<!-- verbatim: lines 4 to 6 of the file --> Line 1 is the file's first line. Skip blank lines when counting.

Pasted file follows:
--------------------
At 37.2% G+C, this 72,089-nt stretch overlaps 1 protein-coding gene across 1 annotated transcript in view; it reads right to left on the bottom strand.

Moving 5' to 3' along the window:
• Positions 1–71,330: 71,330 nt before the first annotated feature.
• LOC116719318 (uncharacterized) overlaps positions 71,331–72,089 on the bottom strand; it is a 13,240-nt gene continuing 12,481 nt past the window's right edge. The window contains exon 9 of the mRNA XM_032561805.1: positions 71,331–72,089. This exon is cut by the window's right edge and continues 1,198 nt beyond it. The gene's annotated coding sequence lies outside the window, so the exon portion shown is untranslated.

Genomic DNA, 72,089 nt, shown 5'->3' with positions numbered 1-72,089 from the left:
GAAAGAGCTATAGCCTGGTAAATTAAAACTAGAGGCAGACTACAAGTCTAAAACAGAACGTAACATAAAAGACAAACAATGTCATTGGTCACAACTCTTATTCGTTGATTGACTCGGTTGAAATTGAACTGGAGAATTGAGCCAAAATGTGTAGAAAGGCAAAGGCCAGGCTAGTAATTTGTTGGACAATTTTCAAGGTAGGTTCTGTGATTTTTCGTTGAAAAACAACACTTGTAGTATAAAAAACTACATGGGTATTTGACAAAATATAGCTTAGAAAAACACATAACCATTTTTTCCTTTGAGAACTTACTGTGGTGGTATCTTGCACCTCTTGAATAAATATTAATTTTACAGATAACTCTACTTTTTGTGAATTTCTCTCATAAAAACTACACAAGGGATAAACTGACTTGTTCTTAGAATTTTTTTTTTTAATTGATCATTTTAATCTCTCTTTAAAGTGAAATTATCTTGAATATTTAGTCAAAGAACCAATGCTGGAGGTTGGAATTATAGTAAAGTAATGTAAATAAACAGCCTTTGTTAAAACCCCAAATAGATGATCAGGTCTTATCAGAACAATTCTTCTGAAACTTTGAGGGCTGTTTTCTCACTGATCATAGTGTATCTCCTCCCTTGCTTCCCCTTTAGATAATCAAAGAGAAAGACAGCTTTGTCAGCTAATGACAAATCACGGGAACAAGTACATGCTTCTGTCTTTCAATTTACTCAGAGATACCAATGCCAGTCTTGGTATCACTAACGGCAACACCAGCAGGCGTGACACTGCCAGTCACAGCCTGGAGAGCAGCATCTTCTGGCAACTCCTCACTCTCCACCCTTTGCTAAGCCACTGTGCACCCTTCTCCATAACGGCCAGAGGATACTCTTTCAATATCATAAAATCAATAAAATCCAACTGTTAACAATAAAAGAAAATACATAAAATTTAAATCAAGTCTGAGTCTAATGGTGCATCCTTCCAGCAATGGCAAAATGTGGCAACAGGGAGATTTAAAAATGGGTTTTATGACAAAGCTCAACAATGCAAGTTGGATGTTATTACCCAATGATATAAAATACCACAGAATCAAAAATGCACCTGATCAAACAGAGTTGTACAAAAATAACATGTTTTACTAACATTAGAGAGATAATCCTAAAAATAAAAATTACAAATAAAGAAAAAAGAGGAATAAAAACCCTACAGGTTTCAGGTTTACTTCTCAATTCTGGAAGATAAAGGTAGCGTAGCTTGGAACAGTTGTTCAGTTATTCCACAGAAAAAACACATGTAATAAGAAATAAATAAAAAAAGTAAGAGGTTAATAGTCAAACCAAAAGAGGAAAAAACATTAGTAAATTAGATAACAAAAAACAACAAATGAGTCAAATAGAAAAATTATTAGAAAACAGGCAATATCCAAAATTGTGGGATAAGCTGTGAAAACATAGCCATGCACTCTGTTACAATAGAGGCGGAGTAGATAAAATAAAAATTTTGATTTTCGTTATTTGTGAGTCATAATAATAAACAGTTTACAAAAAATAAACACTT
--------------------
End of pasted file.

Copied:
• LOC116719318 (uncharacterized) overlaps positions 71,331–72,089 on the bottom strand; it is a 13,240-nt gene continuing 12,481 nt past the window's right edge. The window contains exon 9 of the mRNA XM_032561805.1: positions 71,331–72,089. This exon is cut by the window's right edge and continues 1,198 nt beyond it. The gene's annotated coding sequence lies outside the window, so the exon portion shown is untranslated.

Genomic DNA, 72,089 nt, shown 5'->3' with positions numbered 1-72,089 from the left:
GAAAGAGCTATAGCCTGGTAAATTAAAACTAGAGGCAGACTACAAGTCTAAAACAGAACGTAACATAAAAGACAAACAATGTCATTGGTCACAACTCTTATTCGTTGATTGACTCGGTTGAAATTGAACTGGAGAATTGAGCCAAAATGTGTAGAAAGGCAAAGGCCAGGCTAGTAATTTGTTGGACAATTTTCAAGGTAGGTTCTGTGATTTTTCGTTGAAAAACAACACTTGTAGTATAAAAAACTACATGGGTATTTGACAAAATATAGCTTAGAAAAACACATAACCATTTTTTCCTTTGAGAACTTACTGTGGTGGTATCTTGCACCTCTTGAATAAATATTAATTTTACAGATAACTCTACTTTTTGTGAATTTCTCTCATAAAAACTACACAAGGGATAAACTGACTTGTTCTTAGAATTTTTTTTTTTAATTGATCATTTTAATCTCTCTTTAAAGTGAAATTATCTTGAATATTTAGTCAAAGAACCAATGCTGGAGGTTGGAATTATAGTAAAGTAATGTAAATAAACAGCCTTTGTTAAAACCCCAAATAGATGATCAGGTCTTATCAGAACAATTCTTCTGAAACTTTGAGGGCTGTTTTCTCACTGATCATAGTGTATCTCCTCCCTTGCTTCCCCTTTAGATAATCAAAGAGAAAGACAGCTTTGTCAGCTAATGACAAATCACGGGAACAAGTACATGCTTCTGTCTTTCAATTTACTCAGAGATACCAATGCCAGTCTTGGTATCACTAACGGCAACACCAGCAGGCGTGACACTGCCAGTCACAGCCTGGAGAGCAGCATCTTCTGGCAACTCCTCACTCTCCACCCTTTGCTAAGCCACTGTGCACCCTTCTCCATAACGGCCAGAGGATACTCTTTCAATATCATAAAATCAATAAAATCCAACTGTTAACAATAAAAGAAAATACATAAAATTTAAATCAAGTCTGAGTCTAATGGTGCATCCTTCCAGCAATGGCAAAATGTGGCAACAGGGAGATTTAAAAATGGGTTTTATGACAAAGCTCAACAATGCAAGTTGGATGTTATTACCCAATGATATAAAATACCACAGAATCAAAAATGCACCTGATCAAACAGAGTTGTACAAAAATAACATGTTTTACTAACATTAGAGAGATAATCCTAAAAATAAAAATTACAAATAAAGAAAAAAGAGGAATAAAAACCCTACAGGTTTCAGGTTTACTTCTCAATTCTGGAAGATAAAGGTAGCGTAGCTTGGAACAGTTGTTCAGTTATTCCACAGAAAAAACACATGTAATAAGAAATAAATAAAAAAAGTAAGAGGTTAATAGTCAAACCAAAAGAGGAAAAAACATTAGTAAATTAGATAACAAAAAACAACAAATGAGTCAAATAGAAAAATTATTAGAAAACAGGCAATATCCAAAATTGTGGGATAAGCTGTGAAAACATAGCCATGCACTCTGTTACAATAGAGGCGGAGTAGATAAAATAAAAATTTTGATTTTCGTTATTTGTGAGTCATAATAATAAACAGTTTACAAAAAATAAACACTT